BOP 50 of the '80s: Selections 50-46
50) Blue Velvet
David Lynch's 1986 film is a very dark look at small town America. What is so interesting to me about this film is the dichotomy between Lynch's portryal of this quaint suburban town, all picket fences, smiling firemen and the like and the downright iniquity of a number of the characters and their deeds. It is the stereotypical Hollywood vision of innocence meeting the stereotypical Hollywood vision of evil. For Lynch fans, you can see seeds of Twin Peaks and Mulholland Drive in Blue Velvet. Plus, you get memorable, if somewhat (deliberately) overstated performances from Dennis Hopper, Isabella Rossellini, Kyle MacLachlan and Laura Dern. Love it or hate it, it's a movie that will stick with you. (Stephanie DeGateo/BOP)
I vividly remember seeing this film in the theater. It was the first real "art house" movie I'd ever given a chance, and the assault on the senses was impacting to say the least. From the very moment Kyle McLachlan happened upon that severed ear in the field, I was captivated, disturbed and intrigued. Perhaps much of the reason that the film affected me so profoundly was the fact that I lived in a tranquil bit of suburbia myself - it was so easy to imagine the darkness that might similarly lurk in my own little world. I'm quite certain that David Lynch and this twisted environment he created are wholly responsible for my love of cinema in the first place. (Kim Hollis/BOP)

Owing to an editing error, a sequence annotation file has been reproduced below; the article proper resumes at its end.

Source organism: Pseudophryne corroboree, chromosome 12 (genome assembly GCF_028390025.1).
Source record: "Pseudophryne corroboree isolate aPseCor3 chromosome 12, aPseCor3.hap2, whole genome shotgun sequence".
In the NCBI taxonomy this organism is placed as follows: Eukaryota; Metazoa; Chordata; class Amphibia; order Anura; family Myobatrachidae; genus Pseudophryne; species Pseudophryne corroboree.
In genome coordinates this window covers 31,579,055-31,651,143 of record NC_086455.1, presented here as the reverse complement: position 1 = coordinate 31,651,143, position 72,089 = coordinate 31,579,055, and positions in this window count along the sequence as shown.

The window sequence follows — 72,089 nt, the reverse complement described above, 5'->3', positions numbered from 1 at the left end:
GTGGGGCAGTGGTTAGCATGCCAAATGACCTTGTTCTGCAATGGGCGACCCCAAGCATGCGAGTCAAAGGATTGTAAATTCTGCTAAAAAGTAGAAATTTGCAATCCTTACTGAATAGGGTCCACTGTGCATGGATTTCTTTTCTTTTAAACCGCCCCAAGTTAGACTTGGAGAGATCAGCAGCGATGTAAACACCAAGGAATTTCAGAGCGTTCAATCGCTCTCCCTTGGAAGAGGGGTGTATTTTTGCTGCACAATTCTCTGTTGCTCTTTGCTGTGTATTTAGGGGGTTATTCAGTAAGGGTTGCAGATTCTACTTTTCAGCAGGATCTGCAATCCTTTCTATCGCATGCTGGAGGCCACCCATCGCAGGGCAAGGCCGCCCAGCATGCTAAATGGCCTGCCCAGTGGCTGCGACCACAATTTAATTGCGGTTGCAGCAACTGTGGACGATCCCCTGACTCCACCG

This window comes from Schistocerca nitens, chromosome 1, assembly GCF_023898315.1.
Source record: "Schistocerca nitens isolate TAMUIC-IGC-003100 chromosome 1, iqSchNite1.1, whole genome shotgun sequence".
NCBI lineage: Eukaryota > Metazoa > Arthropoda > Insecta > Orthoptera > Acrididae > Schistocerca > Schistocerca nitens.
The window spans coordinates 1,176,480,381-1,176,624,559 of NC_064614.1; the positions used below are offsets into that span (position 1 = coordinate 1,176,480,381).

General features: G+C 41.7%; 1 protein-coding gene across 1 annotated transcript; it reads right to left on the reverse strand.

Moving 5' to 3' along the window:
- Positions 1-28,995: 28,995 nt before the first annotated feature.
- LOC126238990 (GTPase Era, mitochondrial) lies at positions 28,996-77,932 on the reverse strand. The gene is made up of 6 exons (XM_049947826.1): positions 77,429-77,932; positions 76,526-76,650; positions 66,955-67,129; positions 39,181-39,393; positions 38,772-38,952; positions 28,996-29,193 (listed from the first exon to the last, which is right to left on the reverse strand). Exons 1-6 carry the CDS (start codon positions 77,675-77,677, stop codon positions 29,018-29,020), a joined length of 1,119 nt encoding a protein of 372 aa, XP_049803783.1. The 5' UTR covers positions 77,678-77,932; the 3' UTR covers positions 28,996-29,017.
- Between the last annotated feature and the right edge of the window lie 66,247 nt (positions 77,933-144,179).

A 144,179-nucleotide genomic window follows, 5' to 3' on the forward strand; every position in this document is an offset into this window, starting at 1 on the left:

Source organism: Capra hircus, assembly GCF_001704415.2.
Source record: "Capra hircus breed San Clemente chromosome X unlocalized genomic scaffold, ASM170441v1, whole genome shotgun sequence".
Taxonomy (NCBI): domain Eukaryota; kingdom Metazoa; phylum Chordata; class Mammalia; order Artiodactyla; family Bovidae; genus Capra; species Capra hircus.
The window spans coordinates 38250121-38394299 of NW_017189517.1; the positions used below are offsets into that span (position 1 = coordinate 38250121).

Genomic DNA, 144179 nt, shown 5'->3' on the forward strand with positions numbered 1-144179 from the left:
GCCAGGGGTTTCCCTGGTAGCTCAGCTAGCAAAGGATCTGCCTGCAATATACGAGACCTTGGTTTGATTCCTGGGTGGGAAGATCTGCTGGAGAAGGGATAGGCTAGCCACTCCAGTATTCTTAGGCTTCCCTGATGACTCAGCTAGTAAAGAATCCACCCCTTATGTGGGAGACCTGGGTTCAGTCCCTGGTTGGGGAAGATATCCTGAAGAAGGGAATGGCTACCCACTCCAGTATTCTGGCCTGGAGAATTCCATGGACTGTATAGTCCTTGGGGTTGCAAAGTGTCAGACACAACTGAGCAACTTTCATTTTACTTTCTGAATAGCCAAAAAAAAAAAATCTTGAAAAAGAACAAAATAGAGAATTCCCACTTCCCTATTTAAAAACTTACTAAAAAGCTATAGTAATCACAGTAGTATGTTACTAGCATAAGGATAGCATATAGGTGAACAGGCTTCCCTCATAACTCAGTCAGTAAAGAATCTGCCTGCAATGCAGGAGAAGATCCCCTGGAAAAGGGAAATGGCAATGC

49) sex, lies and videotape
Steven Soderbergh's feature debut is important historically in that it was essentially Sundance's Jaws - the first film from the festival to break out to be a resounding box office success. It changed the landscape of independent film and established Sundance as a place where distributors shopped for movies. It's easy to get caught up in the lore and overlook the fact that it's a damn good film. With a plot that could have veered to the ridiculous, Soderbergh, aided by four note-perfect performances, was able to make a film that was sexy, provocative, suspenseful, and insightful, a movie where the talking scenes were as sexy as the sex scenes. (Dan Krovich/BOP)